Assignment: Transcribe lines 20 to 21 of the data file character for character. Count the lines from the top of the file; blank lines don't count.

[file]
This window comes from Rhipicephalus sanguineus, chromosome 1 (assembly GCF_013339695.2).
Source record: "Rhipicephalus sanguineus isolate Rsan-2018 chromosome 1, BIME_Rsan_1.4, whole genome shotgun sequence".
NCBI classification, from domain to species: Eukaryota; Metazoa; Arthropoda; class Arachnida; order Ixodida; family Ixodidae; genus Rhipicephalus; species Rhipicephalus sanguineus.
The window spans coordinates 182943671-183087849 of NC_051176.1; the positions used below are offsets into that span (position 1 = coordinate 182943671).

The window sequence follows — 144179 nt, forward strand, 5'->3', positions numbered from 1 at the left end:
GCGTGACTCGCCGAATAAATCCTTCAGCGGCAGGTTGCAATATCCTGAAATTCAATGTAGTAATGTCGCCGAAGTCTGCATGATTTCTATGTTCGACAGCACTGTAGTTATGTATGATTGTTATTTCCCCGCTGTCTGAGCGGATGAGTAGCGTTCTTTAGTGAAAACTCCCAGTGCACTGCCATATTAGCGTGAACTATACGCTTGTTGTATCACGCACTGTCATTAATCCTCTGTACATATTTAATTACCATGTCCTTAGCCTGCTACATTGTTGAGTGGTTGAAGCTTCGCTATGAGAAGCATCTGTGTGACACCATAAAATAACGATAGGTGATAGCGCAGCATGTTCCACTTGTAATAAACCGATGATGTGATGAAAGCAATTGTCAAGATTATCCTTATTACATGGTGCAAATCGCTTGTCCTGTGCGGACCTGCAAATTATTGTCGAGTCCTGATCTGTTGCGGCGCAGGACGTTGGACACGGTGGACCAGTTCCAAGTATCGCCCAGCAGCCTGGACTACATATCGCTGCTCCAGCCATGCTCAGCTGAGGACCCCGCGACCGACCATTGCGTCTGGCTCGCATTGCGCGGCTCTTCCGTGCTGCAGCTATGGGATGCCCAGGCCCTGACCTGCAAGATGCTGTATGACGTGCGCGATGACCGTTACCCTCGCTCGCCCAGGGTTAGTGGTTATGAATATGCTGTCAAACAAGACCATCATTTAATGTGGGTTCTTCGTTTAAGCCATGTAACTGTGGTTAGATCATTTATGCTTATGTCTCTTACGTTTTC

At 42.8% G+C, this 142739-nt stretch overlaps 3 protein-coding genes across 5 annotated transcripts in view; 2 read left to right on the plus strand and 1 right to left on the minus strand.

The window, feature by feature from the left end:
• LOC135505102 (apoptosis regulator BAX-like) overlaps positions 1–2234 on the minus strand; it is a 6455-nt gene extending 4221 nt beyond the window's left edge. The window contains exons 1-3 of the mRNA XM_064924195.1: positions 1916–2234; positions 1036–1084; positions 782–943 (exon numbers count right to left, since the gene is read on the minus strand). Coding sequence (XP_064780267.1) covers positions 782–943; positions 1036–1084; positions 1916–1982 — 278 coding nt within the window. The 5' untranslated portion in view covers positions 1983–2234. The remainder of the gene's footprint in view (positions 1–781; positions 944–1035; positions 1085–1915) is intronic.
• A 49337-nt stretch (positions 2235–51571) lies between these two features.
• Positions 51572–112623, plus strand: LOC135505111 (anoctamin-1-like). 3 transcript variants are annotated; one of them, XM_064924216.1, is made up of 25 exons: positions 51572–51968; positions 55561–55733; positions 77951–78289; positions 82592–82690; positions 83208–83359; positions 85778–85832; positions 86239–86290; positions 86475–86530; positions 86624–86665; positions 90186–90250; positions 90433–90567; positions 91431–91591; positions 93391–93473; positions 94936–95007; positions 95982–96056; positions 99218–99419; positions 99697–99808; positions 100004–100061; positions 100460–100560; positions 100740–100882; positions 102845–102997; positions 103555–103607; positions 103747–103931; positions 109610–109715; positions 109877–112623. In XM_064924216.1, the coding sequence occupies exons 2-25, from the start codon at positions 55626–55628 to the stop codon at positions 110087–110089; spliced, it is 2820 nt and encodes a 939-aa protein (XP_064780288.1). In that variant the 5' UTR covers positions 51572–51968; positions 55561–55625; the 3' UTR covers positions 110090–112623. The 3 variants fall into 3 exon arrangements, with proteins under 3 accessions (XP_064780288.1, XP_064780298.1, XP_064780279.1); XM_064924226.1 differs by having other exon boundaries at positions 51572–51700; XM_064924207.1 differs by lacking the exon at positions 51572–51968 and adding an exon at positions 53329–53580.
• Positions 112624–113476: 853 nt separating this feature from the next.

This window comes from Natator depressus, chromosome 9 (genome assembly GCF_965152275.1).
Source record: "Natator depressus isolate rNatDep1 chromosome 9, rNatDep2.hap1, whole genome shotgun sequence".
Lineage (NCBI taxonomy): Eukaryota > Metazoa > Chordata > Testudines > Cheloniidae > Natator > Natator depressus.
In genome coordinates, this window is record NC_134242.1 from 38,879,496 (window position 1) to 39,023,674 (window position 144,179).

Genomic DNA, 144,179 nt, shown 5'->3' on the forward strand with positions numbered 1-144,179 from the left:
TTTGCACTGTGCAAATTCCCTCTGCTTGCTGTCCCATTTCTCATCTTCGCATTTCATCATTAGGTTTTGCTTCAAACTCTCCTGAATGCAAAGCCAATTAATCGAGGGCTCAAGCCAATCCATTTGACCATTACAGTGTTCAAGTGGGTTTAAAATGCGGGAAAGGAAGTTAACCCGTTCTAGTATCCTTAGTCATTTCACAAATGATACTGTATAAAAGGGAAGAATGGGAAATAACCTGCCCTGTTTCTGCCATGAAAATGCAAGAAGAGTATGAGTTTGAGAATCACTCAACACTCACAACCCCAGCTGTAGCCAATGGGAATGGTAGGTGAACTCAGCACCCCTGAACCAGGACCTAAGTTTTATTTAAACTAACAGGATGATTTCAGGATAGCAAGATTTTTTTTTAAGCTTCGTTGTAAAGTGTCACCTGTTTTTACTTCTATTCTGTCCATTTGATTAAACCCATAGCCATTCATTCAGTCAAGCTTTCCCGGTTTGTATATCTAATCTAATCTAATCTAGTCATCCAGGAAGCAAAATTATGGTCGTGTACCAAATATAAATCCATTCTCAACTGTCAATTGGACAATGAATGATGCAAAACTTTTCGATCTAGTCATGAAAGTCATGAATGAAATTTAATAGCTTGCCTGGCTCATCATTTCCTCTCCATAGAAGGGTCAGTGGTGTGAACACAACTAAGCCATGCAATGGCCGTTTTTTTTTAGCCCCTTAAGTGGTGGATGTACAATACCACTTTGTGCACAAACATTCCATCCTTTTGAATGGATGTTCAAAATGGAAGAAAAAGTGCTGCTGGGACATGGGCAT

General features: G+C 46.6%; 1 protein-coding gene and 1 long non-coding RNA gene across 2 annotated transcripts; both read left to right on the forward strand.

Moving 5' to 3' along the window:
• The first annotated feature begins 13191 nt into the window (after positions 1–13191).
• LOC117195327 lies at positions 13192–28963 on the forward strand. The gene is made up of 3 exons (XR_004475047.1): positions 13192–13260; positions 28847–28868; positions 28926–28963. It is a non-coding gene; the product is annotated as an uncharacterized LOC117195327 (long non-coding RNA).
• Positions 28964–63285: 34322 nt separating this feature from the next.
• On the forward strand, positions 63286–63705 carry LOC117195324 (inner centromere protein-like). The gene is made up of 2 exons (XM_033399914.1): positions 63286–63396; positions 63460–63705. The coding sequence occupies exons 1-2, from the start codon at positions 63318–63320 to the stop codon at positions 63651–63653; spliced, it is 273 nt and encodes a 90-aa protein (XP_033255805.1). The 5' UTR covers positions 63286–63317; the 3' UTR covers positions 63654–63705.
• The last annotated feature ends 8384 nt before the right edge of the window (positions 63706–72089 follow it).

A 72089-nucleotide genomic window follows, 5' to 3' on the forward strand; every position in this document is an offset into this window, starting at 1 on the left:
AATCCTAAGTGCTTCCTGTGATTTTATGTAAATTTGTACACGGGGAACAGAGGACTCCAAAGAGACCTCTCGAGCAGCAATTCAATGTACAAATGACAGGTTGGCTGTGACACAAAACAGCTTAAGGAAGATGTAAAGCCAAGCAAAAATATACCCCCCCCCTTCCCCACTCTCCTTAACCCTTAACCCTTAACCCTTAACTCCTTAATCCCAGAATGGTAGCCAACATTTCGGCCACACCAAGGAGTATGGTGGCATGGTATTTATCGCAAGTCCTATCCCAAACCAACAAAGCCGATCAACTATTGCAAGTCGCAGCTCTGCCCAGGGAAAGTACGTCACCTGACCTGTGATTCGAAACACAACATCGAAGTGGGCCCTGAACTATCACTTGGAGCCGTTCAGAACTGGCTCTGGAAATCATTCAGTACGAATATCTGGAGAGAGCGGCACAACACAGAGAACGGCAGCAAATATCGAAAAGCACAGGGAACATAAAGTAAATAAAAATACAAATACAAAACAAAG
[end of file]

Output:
Moving 5' to 3' along the window:
• The first annotated feature begins 13191 nt into the window (after positions 1–13191).